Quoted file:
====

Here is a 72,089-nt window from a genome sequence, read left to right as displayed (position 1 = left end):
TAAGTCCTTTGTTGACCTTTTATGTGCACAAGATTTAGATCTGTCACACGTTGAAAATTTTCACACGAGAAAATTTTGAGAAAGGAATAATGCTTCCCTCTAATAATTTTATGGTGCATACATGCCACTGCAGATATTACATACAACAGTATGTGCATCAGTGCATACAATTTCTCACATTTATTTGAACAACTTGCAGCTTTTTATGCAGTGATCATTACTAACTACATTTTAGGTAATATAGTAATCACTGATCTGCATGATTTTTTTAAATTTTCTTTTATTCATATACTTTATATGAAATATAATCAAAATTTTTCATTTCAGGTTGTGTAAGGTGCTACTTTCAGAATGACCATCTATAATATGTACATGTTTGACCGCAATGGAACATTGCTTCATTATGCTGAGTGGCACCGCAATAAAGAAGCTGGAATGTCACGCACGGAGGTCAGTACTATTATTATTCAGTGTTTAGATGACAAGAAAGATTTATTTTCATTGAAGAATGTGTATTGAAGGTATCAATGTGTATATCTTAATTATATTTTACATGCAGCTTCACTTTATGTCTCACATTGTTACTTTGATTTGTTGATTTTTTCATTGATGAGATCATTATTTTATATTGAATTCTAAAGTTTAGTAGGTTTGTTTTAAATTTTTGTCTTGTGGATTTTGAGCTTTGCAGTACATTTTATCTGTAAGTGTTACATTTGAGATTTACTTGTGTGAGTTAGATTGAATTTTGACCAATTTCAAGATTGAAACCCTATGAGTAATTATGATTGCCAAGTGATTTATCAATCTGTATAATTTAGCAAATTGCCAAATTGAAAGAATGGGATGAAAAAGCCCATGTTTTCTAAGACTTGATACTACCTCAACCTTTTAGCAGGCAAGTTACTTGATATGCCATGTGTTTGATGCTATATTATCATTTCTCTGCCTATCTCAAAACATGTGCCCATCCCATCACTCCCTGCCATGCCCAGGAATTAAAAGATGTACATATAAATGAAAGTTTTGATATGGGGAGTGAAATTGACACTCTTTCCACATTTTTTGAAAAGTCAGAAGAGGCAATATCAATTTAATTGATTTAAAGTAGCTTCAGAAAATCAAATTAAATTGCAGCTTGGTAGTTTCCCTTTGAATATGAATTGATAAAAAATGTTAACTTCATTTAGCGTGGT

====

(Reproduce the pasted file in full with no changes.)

Here is a 72,089-nt window from a genome sequence, read left to right as displayed (position 1 = left end):
TAAGTCCTTTGTTGACCTTTTATGTGCACAAGATTTAGATCTGTCACACGTTGAAAATTTTCACACGAGAAAATTTTGAGAAAGGAATAATGCTTCCCTCTAATAATTTTATGGTGCATACATGCCACTGCAGATATTACATACAACAGTATGTGCATCAGTGCATACAATTTCTCACATTTATTTGAACAACTTGCAGCTTTTTATGCAGTGATCATTACTAACTACATTTTAGGTAATATAGTAATCACTGATCTGCATGATTTTTTTAAATTTTCTTTTATTCATATACTTTATATGAAATATAATCAAAATTTTTCATTTCAGGTTGTGTAAGGTGCTACTTTCAGAATGACCATCTATAATATGTACATGTTTGACCGCAATGGAACATTGCTTCATTATGCTGAGTGGCACCGCAATAAAGAAGCTGGAATGTCACGCACGGAGGTCAGTACTATTATTATTCAGTGTTTAGATGACAAGAAAGATTTATTTTCATTGAAGAATGTGTATTGAAGGTATCAATGTGTATATCTTAATTATATTTTACATGCAGCTTCACTTTATGTCTCACATTGTTACTTTGATTTGTTGATTTTTTCATTGATGAGATCATTATTTTATATTGAATTCTAAAGTTTAGTAGGTTTGTTTTAAATTTTTGTCTTGTGGATTTTGAGCTTTGCAGTACATTTTATCTGTAAGTGTTACATTTGAGATTTACTTGTGTGAGTTAGATTGAATTTTGACCAATTTCAAGATTGAAACCCTATGAGTAATTATGATTGCCAAGTGATTTATCAATCTGTATAATTTAGCAAATTGCCAAATTGAAAGAATGGGATGAAAAAGCCCATGTTTTCTAAGACTTGATACTACCTCAACCTTTTAGCAGGCAAGTTACTTGATATGCCATGTGTTTGATGCTATATTATCATTTCTCTGCCTATCTCAAAACATGTGCCCATCCCATCACTCCCTGCCATGCCCAGGAATTAAAAGATGTACATATAAATGAAAGTTTTGATATGGGGAGTGAAATTGACACTCTTTCCACATTTTTTGAAAAGTCAGAAGAGGCAATATCAATTTAATTGATTTAAAGTAGCTTCAGAAAATCAAATTAAATTGCAGCTTGGTAGTTTCCCTTTGAATATGAATTGATAAAAAATGTTAACTTCATTTAGCGTGGT